ABSTRACT: Effective pest management with lower amounts of pesticides relies on accurate prediction of insect pest growth rates. Knowledge of the factors governing this trait and the resulting fitness of individuals is thus necessary to refine predictions and make suitable decisions in crop protection. The European grapevine moth, Lobesia botrana, the major pest of grapes in Europe, is responsible for huge economic losses. Larvae very rarely leave the grape bunch on which they were oviposited and thus cannot avoid intraspecific competition. In this study, we determined the impact of intraspecific competition during the larval stage on development and adult fitness in this species. This was tested by rearing different numbers of larvae on an artificial diet and measuring developmental and reproductive life history traits. We found that intraspecific competition during larval development has a slight impact on the fitness of L. botrana. The principal finding of this work is that larval density has little effect on the life history traits of survivors. Thus, the timing of eclosion, duration of subsequent oviposition, fecundity appears to be more uniform in L. botrana than in other species. The main effect of larval crowding was a strong increase of larval mortality at high densities whereas the probability of emergence, sex ratio, pupal mass, fecundity and longevity of mated females were not affected by larval crowding. Owing to increased larval mortality at high larval densities, we hypothesized that mortality of larvae at high densities provided better access to food for the survivors with the result that more food was available per capita and there were no effect on fitness of survivors. From our results, larval crowding alters the reproductive capacity of this pest less than expected but this single factor should now be tested in interaction with limited resources in the wild.Bulletin of entomological research 04/2014; 104(4):1-8. DOI:10.1017/S0007485314000273 · 1.91 Impact Factor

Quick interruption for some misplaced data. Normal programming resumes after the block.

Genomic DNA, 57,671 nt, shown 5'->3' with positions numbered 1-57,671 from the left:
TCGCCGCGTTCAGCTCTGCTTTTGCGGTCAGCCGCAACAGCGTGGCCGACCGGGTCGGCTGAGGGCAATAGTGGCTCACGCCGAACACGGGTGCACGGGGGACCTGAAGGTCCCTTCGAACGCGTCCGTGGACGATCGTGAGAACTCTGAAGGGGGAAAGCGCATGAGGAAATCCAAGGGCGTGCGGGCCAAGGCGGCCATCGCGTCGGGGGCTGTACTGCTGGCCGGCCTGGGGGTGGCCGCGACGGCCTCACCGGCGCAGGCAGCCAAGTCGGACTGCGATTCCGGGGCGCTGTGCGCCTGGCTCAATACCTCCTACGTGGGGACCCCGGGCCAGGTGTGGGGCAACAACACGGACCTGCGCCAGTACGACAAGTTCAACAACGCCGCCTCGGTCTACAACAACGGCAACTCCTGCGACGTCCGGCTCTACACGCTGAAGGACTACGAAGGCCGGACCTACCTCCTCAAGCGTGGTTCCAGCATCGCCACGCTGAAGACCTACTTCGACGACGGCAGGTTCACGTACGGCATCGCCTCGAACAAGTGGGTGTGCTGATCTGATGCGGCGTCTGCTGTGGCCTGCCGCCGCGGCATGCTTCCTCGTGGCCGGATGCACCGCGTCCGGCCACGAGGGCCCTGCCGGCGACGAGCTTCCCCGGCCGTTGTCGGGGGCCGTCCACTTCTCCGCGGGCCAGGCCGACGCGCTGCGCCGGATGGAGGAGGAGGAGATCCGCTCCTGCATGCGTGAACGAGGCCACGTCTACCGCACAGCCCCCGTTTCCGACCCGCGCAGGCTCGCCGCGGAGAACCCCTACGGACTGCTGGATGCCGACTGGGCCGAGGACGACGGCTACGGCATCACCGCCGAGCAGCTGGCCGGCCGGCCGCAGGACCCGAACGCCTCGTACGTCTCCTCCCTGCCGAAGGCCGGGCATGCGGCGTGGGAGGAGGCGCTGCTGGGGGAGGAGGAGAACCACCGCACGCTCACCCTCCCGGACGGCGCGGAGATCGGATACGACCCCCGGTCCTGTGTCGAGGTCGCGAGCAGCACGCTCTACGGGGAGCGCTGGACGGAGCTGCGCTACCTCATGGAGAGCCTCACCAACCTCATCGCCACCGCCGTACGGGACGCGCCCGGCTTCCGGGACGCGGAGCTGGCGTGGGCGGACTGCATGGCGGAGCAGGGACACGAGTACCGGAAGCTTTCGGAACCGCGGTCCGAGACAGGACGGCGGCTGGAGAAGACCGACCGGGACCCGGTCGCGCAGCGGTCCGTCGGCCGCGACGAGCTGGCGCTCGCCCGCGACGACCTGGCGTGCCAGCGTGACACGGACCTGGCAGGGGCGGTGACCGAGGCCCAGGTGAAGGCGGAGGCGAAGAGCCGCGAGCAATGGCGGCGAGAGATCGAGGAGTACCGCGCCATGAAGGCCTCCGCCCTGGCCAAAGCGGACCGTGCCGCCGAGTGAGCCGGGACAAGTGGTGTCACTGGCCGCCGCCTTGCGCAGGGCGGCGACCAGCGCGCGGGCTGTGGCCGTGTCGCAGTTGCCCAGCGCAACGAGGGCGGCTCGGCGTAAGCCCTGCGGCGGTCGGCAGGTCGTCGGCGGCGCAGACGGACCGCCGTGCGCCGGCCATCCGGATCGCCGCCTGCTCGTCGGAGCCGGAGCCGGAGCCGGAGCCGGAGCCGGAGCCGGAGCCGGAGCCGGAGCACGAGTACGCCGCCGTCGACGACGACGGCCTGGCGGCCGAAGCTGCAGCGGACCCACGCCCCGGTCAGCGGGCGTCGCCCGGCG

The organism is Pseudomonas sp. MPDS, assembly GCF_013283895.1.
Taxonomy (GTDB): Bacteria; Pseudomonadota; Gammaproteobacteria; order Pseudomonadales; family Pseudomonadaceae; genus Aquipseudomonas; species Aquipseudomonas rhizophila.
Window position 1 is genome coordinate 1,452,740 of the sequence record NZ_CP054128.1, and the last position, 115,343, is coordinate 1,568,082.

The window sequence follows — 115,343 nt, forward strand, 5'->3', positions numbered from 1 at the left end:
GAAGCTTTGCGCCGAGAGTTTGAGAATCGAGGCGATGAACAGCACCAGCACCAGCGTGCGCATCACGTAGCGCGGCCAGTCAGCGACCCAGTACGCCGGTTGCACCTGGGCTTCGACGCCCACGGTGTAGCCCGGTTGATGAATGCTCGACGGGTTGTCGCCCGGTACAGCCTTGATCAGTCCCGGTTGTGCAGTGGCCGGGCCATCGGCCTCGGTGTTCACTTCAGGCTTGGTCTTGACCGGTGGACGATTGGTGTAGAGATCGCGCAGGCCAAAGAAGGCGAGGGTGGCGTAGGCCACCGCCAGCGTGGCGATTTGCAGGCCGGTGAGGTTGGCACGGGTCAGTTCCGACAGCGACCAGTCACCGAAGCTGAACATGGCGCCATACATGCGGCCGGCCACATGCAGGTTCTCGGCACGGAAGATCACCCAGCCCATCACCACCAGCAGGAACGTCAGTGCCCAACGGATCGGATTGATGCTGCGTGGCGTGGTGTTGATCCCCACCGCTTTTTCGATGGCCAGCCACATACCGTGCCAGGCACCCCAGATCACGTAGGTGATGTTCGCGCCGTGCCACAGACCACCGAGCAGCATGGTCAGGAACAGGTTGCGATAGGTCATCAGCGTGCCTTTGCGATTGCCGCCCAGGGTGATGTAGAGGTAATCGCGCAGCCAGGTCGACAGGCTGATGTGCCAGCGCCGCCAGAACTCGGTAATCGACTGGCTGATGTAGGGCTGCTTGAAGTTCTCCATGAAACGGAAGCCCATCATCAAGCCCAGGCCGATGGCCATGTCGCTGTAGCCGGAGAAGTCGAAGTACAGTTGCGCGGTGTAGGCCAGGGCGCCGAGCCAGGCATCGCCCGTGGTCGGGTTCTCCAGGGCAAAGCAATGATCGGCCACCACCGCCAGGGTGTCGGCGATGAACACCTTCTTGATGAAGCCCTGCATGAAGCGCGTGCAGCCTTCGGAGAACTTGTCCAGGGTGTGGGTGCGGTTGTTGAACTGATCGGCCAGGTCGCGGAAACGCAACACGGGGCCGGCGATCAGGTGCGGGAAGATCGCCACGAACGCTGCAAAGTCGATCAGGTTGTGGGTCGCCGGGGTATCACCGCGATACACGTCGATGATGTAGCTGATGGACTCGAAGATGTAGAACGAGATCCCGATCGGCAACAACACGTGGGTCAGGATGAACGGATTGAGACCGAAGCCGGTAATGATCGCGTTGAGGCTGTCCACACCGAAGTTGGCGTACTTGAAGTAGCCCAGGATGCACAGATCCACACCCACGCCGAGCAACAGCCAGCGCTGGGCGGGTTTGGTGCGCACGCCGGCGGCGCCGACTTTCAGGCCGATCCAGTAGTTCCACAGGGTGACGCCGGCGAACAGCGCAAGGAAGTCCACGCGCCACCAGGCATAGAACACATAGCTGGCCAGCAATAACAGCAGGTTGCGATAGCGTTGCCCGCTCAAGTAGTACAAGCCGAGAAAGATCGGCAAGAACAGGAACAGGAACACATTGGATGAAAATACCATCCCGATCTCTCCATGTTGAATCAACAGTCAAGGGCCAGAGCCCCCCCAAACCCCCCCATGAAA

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- "On the other hand, impulsive problems have been studied not only because of a theoretical interest, but also because they model several phenomena in engineering, physics and life sciences. For example, Nieto and coauthors   contributed to the field of population dynamics. An introduction to the theory of impulsive differential equations and its applications can be found in the books    . "
ABSTRACT: We study the existence of nonnegative solutions for a system of impulsive differential equations subject to nonlinear, nonlocal boundary conditions. The system presents a coupling in the differential equation and in the boundary conditions. The main tool that we use is the theory of fixed point index for compact maps.Nonlinear Analysis: Modelling and Control 03/2014; 19(3). DOI:10.15388/NA.2014.3.7 · 1.10 Impact Factor
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- "The second stage arises from the previous latent state to a fully developed one, in which all symptoms are present and the disease is infectious. The recovered state refers to the moment when the disease is defeated by the organism and becomes immune for a certain period of time, before it becomes susceptible to the disease again   . "
ABSTRACT: The periodic regime in a SEIR model with a delay is studied in this paper. The model is studied first under a simple set of constant parameters and then a more complex solution is proposed, depending on a set of periodic parameters related to the variable risk of contracting the disease and the different vaccination strategies applied in order to prevent it. Both the periodic parameters and the subpopulations obtained in the periodic solution proposed are defined as generic Fourier series, so the solution is valid for any possible periodic parameters. The stability of such periodic regimes are studied. A complementary numerical simulation of this model under periodic parameters is also included.2013 25th Chinese Control and Decision Conference, CCDC 2013, Guiyang; 05/2013